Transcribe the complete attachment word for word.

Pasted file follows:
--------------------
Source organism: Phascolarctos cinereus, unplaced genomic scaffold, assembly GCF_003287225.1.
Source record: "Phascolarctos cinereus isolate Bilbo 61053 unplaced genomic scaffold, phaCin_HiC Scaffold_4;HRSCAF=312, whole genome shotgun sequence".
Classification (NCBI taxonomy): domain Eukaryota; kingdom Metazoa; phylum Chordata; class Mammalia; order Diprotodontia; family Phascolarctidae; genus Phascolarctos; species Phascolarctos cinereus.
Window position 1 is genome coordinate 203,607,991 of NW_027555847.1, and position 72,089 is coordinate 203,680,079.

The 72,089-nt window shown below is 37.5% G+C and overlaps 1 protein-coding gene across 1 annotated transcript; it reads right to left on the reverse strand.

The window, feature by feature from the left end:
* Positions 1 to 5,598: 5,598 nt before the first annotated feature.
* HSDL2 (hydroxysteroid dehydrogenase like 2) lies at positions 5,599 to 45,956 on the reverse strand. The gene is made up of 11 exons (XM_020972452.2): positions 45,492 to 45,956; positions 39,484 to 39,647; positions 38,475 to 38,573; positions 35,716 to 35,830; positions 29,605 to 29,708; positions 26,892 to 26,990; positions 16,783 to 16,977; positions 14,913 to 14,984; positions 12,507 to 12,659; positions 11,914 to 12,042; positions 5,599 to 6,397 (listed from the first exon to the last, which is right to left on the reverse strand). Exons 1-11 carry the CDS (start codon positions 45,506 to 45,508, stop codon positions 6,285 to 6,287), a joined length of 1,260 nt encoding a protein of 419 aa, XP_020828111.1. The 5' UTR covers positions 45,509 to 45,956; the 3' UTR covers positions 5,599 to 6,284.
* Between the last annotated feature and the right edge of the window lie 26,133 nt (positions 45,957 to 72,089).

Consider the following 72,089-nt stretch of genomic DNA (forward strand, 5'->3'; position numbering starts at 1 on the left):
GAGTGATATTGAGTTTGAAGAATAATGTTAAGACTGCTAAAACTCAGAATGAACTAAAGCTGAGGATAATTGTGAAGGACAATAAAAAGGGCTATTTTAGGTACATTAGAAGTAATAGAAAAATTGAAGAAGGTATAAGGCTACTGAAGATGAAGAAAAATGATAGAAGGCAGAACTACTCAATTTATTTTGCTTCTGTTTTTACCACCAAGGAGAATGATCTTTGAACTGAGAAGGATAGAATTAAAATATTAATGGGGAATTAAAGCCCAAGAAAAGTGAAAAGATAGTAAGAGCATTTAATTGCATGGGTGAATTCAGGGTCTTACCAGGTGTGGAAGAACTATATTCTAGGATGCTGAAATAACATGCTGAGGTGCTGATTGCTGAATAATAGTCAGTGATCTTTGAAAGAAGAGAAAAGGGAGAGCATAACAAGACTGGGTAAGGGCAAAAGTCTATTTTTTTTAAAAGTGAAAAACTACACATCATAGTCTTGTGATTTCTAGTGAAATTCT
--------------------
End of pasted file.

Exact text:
Source organism: Phascolarctos cinereus, unplaced genomic scaffold, assembly GCF_003287225.1.
Source record: "Phascolarctos cinereus isolate Bilbo 61053 unplaced genomic scaffold, phaCin_HiC Scaffold_4;HRSCAF=312, whole genome shotgun sequence".
Classification (NCBI taxonomy): domain Eukaryota; kingdom Metazoa; phylum Chordata; class Mammalia; order Diprotodontia; family Phascolarctidae; genus Phascolarctos; species Phascolarctos cinereus.
Window position 1 is genome coordinate 203,607,991 of NW_027555847.1, and position 72,089 is coordinate 203,680,079.

The 72,089-nt window shown below is 37.5% G+C and overlaps 1 protein-coding gene across 1 annotated transcript; it reads right to left on the reverse strand.

The window, feature by feature from the left end:
* Positions 1 to 5,598: 5,598 nt before the first annotated feature.
* HSDL2 (hydroxysteroid dehydrogenase like 2) lies at positions 5,599 to 45,956 on the reverse strand. The gene is made up of 11 exons (XM_020972452.2): positions 45,492 to 45,956; positions 39,484 to 39,647; positions 38,475 to 38,573; positions 35,716 to 35,830; positions 29,605 to 29,708; positions 26,892 to 26,990; positions 16,783 to 16,977; positions 14,913 to 14,984; positions 12,507 to 12,659; positions 11,914 to 12,042; positions 5,599 to 6,397 (listed from the first exon to the last, which is right to left on the reverse strand). Exons 1-11 carry the CDS (start codon positions 45,506 to 45,508, stop codon positions 6,285 to 6,287), a joined length of 1,260 nt encoding a protein of 419 aa, XP_020828111.1. The 5' UTR covers positions 45,509 to 45,956; the 3' UTR covers positions 5,599 to 6,284.
* Between the last annotated feature and the right edge of the window lie 26,133 nt (positions 45,957 to 72,089).

Consider the following 72,089-nt stretch of genomic DNA (forward strand, 5'->3'; position numbering starts at 1 on the left):
GAGTGATATTGAGTTTGAAGAATAATGTTAAGACTGCTAAAACTCAGAATGAACTAAAGCTGAGGATAATTGTGAAGGACAATAAAAAGGGCTATTTTAGGTACATTAGAAGTAATAGAAAAATTGAAGAAGGTATAAGGCTACTGAAGATGAAGAAAAATGATAGAAGGCAGAACTACTCAATTTATTTTGCTTCTGTTTTTACCACCAAGGAGAATGATCTTTGAACTGAGAAGGATAGAATTAAAATATTAATGGGGAATTAAAGCCCAAGAAAAGTGAAAAGATAGTAAGAGCATTTAATTGCATGGGTGAATTCAGGGTCTTACCAGGTGTGGAAGAACTATATTCTAGGATGCTGAAATAACATGCTGAGGTGCTGATTGCTGAATAATAGTCAGTGATCTTTGAAAGAAGAGAAAAGGGAGAGCATAACAAGACTGGGTAAGGGCAAAAGTCTATTTTTTTTAAAAGTGAAAAACTACACATCATAGTCTTGTGATTTCTAGTGAAATTCT